Tuesday isn’t the traditional day of rest, but it’ll do. Any conference day I feel comfortable wearing jeans start to finish is a good one.
The first item on my agenda was Lisa Carlucci Thomas‘ excellent Cybertour session on design tips and grabbing attention in the online environment. In fifteen minutes, she brought together lessons from as disparate sources as Malcolm Gladwell’s Tipping Point and Andy Woodward’s interaction with the Old Spice Guy* and made them relevant to libraries. (Also, double rainbows, which I’d meant to tell her afterward have even shown up in World of Warcraft.) It was a great presentation, and one I’d have loved to see get a full session on one of the main tracks.
The same can, and must, be said for Jennifer Koerber‘s Cybertour session on personas. Jen has a gift for bringing concepts in front of an audience in a way which makes them clear and concrete even to those completely unfamiliar to them. In fifteen minutes she laid out the concept of personas, explained why libraries should look to them as ways to keep the face and reality of their users clear during design processes, and laid out ways to start implementing them. Great stuff.
I also caught Scott Nicholson’s amazing session on gaming and game design as tools for instruction. Far too much information to include here — hell, I even feel odd trying to summarize it — but two of the major things I took away were the existence of the Global Game Jam, which is awesome, and the fact that he has a 22-session course on gaming in libraries up, for free, on YouTube. Check it.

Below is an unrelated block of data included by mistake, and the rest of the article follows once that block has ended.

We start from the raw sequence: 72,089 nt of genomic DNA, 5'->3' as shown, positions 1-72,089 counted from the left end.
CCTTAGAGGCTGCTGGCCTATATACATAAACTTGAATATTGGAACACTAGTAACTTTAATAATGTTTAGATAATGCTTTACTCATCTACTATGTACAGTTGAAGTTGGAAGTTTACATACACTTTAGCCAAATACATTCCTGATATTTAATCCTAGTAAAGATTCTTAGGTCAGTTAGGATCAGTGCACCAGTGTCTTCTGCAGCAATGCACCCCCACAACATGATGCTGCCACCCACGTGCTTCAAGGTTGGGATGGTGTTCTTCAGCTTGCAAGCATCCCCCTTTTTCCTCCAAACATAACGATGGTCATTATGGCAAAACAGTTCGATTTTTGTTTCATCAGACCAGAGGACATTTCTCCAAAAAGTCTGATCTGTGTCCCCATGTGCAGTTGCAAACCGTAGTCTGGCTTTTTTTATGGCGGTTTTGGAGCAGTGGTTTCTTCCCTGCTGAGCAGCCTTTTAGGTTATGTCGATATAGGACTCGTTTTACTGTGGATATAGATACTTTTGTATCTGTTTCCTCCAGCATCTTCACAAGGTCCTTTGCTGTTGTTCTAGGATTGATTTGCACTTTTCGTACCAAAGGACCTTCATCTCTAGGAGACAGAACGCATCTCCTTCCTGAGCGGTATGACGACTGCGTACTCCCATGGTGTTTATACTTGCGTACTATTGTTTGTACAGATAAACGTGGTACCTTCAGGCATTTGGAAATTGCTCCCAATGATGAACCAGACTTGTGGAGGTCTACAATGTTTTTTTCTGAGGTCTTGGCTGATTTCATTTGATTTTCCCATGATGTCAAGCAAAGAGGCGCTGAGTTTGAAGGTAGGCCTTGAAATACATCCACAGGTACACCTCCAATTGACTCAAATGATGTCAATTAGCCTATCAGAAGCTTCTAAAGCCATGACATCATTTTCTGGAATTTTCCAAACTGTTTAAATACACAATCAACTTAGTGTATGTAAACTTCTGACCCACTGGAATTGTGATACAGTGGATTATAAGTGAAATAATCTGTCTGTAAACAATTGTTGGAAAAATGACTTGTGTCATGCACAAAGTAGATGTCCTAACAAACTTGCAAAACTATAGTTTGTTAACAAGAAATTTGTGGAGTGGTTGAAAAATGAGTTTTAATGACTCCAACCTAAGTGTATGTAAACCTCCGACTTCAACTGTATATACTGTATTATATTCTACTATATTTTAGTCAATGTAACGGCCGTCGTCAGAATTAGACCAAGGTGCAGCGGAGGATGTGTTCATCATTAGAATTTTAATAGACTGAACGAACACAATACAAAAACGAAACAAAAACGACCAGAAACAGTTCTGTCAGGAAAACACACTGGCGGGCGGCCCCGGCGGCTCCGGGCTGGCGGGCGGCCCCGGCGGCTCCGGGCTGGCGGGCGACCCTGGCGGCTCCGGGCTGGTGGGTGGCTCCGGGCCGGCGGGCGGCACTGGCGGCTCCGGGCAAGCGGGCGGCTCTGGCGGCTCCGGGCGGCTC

Finally, I caught the tail end of Julian Aiken’s presentation on their implementation of Google’s 80/20 policy at Yale Law Library. His was one of the most highly regarded presentations of the day, with good cause: they’re doing some amazing things there, and I really want to hear more about how this goes for them. (Also, it’s totally his dog.)
Then, it was a fun dinner with friends in Chinatown, and even more Firecon and Lobbycon before bed. As days of rest go, it was damnably busy.
* Will I ever tire of mentioning him in this blog? No.